I decided to skip the trip to the mall on the grounds that it didn't have everything I needed to buy, and I wouldn't forgive myself for spending a whole day there (my self-loathing is up there with Matt's), so I shuffled off to the dead mall again to buy some food and something to calm my oh-so-annyoing wisdom teeth. I also managed to pick up a jug, so I can make some Kool-Aid now (regular drinkers will know that the correct measurement of sugar is essential for obtaining something drinkable; too much and it's far too sweet. Too little, and you remember just why the US Navy uses grape flavour to clean pipes in submarines). I think the KitchenWorks shop I got it from is either over-staffed, or having a very quiet time of things; I was followed around, just in case I needed help, and they even offered to hold my ten or so bags whilst I was getting money out of my wallet. Back home, they'd just laugh to themselves as you were getting more and more tangled.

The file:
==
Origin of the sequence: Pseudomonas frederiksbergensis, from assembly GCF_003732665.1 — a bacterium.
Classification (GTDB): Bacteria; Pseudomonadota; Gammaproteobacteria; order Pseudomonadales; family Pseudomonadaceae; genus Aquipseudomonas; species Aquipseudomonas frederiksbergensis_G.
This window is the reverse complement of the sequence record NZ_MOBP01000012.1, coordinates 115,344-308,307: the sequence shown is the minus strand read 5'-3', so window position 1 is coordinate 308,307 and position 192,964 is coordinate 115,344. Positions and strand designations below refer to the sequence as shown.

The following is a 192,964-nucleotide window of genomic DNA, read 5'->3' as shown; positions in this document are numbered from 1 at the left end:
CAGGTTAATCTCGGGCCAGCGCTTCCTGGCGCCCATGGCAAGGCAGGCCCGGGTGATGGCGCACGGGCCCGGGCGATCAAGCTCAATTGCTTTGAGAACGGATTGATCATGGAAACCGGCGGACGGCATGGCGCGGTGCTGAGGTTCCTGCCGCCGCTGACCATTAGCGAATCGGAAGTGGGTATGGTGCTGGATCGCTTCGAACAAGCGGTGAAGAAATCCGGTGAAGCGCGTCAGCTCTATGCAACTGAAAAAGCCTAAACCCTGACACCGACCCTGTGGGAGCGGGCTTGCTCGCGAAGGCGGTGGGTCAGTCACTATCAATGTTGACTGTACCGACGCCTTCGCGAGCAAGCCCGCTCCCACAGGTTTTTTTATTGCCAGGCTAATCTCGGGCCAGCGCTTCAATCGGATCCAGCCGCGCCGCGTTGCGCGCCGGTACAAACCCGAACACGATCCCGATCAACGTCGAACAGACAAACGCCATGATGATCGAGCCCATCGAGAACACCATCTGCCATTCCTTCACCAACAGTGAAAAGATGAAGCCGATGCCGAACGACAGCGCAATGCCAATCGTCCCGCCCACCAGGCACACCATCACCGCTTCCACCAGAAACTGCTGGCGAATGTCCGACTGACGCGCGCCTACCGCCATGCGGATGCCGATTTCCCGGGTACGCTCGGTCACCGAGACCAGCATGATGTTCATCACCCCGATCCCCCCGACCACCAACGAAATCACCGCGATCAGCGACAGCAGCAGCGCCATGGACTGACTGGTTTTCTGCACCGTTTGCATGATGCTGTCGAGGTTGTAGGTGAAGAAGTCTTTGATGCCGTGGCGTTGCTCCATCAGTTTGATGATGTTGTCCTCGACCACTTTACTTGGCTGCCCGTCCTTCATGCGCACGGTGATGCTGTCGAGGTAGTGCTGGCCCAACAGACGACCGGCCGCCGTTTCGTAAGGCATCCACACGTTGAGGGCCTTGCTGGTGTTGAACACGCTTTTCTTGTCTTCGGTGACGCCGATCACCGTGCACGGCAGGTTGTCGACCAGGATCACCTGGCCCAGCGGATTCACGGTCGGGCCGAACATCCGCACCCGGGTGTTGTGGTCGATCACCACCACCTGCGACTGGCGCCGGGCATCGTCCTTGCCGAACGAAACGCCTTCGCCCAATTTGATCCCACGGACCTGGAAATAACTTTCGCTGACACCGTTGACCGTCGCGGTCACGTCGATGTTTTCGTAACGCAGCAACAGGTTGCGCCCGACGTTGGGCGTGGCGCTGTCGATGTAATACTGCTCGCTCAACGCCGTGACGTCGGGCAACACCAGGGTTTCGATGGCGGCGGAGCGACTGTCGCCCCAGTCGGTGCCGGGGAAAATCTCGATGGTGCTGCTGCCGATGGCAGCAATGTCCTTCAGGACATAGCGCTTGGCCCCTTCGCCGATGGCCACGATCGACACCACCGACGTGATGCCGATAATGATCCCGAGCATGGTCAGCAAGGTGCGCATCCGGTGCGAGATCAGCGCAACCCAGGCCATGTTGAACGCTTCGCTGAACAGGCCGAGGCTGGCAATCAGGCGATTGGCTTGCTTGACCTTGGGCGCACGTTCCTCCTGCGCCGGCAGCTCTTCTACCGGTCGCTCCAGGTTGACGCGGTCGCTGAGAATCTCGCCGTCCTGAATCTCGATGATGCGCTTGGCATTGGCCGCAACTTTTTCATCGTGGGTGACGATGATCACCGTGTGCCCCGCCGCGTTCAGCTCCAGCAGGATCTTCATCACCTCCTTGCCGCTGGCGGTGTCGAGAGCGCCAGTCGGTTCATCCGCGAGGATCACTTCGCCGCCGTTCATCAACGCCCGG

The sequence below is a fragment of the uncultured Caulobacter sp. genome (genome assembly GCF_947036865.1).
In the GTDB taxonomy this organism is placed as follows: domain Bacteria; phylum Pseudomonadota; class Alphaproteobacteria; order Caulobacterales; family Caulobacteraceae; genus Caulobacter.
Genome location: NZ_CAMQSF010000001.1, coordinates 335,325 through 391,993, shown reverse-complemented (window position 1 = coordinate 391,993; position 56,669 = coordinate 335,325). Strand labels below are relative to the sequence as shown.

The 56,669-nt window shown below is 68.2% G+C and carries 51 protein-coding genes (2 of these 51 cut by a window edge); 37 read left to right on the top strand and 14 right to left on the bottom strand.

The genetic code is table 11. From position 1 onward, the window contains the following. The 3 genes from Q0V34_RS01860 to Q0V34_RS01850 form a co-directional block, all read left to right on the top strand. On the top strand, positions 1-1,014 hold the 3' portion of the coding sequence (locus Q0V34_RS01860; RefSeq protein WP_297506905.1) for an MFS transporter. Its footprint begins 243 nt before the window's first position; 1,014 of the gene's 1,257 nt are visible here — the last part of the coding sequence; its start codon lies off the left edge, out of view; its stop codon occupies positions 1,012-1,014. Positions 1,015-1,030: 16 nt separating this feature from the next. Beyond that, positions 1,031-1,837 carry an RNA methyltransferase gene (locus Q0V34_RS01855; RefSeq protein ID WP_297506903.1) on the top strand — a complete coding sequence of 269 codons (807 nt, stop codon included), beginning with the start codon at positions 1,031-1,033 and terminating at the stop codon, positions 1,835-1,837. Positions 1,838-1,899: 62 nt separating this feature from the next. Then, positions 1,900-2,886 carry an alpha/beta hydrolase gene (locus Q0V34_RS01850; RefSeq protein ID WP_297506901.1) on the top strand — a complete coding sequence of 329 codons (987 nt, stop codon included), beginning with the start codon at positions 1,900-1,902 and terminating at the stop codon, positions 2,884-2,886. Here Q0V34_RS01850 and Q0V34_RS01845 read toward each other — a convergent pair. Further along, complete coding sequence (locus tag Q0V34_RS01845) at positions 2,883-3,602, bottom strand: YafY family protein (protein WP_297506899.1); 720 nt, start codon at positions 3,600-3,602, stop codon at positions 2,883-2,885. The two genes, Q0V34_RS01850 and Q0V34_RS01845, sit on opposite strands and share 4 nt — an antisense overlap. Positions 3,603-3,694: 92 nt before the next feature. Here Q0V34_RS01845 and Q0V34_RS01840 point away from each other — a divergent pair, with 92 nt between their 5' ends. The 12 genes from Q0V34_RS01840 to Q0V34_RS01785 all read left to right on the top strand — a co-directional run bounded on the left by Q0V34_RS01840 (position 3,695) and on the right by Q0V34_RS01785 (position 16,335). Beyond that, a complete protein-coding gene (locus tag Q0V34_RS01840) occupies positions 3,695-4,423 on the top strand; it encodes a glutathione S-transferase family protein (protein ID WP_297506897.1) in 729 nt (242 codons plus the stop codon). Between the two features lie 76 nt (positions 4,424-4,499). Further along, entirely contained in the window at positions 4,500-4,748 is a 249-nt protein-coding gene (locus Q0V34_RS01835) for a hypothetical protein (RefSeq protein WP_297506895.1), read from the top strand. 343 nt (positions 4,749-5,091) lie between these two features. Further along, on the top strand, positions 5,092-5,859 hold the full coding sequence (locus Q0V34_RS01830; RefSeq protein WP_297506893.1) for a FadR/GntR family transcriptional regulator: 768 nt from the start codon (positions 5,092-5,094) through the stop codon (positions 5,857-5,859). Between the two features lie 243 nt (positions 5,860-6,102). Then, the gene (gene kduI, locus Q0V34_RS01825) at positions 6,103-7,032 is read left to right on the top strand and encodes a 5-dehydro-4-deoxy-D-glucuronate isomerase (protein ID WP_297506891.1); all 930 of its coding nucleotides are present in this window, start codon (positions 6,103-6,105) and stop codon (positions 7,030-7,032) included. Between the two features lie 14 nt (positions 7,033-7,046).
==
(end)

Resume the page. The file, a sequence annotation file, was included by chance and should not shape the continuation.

Right, I'm off to make a camera...
Aug 29, 2002 · 1 minute read
Three nasty assignments, a stack of marking, a general feeling of failure, and the week's not over yet. The fact that I'm being paid tomorrow doesn't really cheer me up that much, either.
Typically, the course I'm taking simply to fulfil the requirements for the Master's/Ph.D. programme turns out to be the one I'm enjoying the most. It's probably due to the lecturer, who is one of those great lecturers (there are a few at Manchester, as well) who loves almost every aspect of their work, and they're just dying to tell you all the great things that you can do with what they're teaching you. And today he invited us to a tractor pull. Next week, he intends to explain the Fourier Transform in a way that mere mortals can understand, and I can't help looking forward to it.